At huge comps they actually give the couples that didn't make the next round a placing and show of judges marks towards the round they didn't make. Then all the couples that made it just get listed up top blank.
There was a dress there? The woman, the pose, and the picture are all fantastic, but the garment seems to me to be more of an abstract representation of a dress. I find it to be interesting in an avant-garde kind of way, so please don't take this as a "cut down" of the dancer or her dressmaker.
I don't like this constant changing of the look. It give a feeling this couple is trying to find themselves. The problem with htis couple is that the woman is more dominant. The Woman is much better dancer than the man. Or may be Yulia is trying to copy Joanna Leunis, always changing her appearance. But you're right, the platinum blond look is more striking. Just look at Joanna.
There's another thing. Joanna Leunis also started dancing with Michael Malitowski when she was much better than he. But he improve very, very quickly, and now dances like a man. When I see Yulia and her partner, I see a girl. I don't see man.
I think you're supposed to see the girl in a partnership. If you don't, then the man is doing a poor job showcasing his partner, which is his first and most important task. One coach told me once that he never looks at the man; he said that he looks at the woman and when the woman looks good, he knows the man is doing a great job. I have no doubt that this coach marks Max and Yulia first over Andrei and Elena (which is how I always think they should place) because when you watch Max and Yulia, you see Yulia or the partnership. When you watch Andrei and Elena, you don't notice Elena is even there Andrei is so dominant. I think Max and Yulia are how a partnership should be...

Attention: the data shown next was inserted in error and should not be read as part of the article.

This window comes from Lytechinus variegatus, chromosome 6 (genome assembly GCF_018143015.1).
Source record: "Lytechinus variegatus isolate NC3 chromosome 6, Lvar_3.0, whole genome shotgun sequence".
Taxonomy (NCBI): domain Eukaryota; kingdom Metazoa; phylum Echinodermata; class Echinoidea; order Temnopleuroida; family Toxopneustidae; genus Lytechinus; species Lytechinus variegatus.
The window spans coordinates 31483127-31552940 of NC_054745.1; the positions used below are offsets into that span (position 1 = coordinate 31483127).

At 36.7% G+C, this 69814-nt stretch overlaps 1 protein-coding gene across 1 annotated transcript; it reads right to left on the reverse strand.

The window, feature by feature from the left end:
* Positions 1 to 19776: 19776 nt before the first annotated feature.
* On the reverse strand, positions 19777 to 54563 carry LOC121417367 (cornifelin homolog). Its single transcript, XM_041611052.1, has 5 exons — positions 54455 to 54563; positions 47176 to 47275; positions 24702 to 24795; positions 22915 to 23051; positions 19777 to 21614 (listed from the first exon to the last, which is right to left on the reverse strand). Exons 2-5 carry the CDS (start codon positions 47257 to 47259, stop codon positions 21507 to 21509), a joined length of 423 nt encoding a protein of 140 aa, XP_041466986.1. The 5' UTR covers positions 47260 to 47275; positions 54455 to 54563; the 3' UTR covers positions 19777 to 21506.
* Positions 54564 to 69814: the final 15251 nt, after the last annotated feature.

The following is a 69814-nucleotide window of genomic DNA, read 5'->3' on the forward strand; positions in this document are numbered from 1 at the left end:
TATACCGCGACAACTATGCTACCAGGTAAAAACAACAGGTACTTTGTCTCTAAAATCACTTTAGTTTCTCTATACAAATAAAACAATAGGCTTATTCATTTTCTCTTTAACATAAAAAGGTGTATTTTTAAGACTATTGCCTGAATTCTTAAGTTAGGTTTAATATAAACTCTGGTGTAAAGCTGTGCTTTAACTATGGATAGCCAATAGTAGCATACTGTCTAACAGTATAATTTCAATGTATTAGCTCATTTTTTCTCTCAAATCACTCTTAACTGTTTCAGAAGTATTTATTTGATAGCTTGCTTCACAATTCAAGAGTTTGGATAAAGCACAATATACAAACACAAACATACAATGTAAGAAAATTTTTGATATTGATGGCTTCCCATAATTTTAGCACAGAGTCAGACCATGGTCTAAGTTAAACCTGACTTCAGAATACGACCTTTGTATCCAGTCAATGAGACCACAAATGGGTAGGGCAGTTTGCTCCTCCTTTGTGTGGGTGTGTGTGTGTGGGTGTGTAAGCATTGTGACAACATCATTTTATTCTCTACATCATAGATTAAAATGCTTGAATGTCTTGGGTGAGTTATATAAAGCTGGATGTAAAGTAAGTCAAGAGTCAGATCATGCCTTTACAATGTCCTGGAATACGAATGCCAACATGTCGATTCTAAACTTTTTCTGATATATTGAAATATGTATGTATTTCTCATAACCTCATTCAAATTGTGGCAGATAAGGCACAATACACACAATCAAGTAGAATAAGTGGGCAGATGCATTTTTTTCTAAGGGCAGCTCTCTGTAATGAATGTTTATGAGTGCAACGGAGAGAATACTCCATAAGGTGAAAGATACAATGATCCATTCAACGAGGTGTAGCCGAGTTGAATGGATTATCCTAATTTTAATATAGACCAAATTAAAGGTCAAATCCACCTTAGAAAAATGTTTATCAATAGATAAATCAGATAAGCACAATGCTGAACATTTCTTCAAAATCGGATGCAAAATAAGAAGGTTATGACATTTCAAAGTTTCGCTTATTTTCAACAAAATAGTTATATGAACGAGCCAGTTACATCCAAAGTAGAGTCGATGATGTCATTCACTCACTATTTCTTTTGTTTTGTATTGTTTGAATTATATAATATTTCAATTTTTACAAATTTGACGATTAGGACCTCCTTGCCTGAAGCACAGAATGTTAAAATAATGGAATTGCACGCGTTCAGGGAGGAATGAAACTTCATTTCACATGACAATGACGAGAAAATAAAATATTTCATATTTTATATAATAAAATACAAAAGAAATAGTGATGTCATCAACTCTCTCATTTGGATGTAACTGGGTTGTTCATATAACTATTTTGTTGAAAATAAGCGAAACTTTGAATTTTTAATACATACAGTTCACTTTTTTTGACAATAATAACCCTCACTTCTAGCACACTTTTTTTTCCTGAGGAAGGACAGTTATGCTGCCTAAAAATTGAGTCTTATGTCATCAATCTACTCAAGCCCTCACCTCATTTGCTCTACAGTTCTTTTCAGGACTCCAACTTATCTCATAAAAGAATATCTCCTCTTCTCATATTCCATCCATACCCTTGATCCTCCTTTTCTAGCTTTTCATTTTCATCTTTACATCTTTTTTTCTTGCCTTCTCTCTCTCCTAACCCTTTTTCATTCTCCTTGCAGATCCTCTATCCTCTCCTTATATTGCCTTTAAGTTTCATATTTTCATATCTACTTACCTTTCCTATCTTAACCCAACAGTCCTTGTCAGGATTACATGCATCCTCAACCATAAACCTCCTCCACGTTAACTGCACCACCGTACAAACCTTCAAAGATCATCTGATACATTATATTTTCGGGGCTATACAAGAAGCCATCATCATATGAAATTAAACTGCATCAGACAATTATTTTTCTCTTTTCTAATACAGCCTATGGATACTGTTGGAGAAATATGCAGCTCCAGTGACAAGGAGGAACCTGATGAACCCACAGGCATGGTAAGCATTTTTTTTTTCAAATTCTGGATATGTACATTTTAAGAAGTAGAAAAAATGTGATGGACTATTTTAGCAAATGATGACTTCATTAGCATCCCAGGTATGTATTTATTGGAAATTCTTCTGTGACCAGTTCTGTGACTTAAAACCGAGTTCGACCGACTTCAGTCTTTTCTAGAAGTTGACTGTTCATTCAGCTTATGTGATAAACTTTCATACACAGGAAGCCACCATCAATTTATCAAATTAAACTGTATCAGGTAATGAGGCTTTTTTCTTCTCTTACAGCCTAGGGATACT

I dont know your coach, but I think he is wrong. a partnership need balance. That is what you see at top couples. You can look at woman because the man presents her in a good way. Or you can look at woman because man is not there. It is not same thing.
In one of the very very few latin lessons, we were actually discussing the parthership of Julia, and the main point of the discussion was that she looks so good because he presents her so well, and wouldn't look the same with someone else (of course she's a fabulous dancer, my favourite latin girl).. so, I agree with Ithink
I think the answer to this is a little more complex. I think there are reasons why paso is referred to as the man's dance and the rumba is referred to as the woman's dance. I *do* want my attention drawn to the man and his masculine self-presentation in paso doble. That's not to say that the woman's part is negligible, but I'm looking at the man's carriage first and foremost. If the man doesn't have a convincingly paso posture, then nothing the woman can do will save the dance.
The rumba is a different story. There, the sensuousness of the woman is paramount. Her movement through her midsection, her leg action, her projection of her femininity are central. Again, that's not to say the man's part is negligible. If the man were detached or stiff, that would make the woman's dancing less convincing. In rumba, though, while you need a relationship between the two dancers, you especially need the woman. (By relationship, I don't mean a real life relationship, just one that convinces me on the floor.)
I think Max/Yulia are an amazing couple...but yes, I think that Max has been holding them back a little. I do think they have a great future. And the imagination and creativity that goes into their showdances demonstrates that they have more to offer than just great dancing technique. (Am I right in saying they choreograph their own numbers?)
Just wanted to let you know all the photographs from Manhattan by Moses Goddard have been posted to the supershag photo gallery. Cheers, Chris
p.s. just want to thank all of you who were enquiring about my surgery, I am well and on the mend.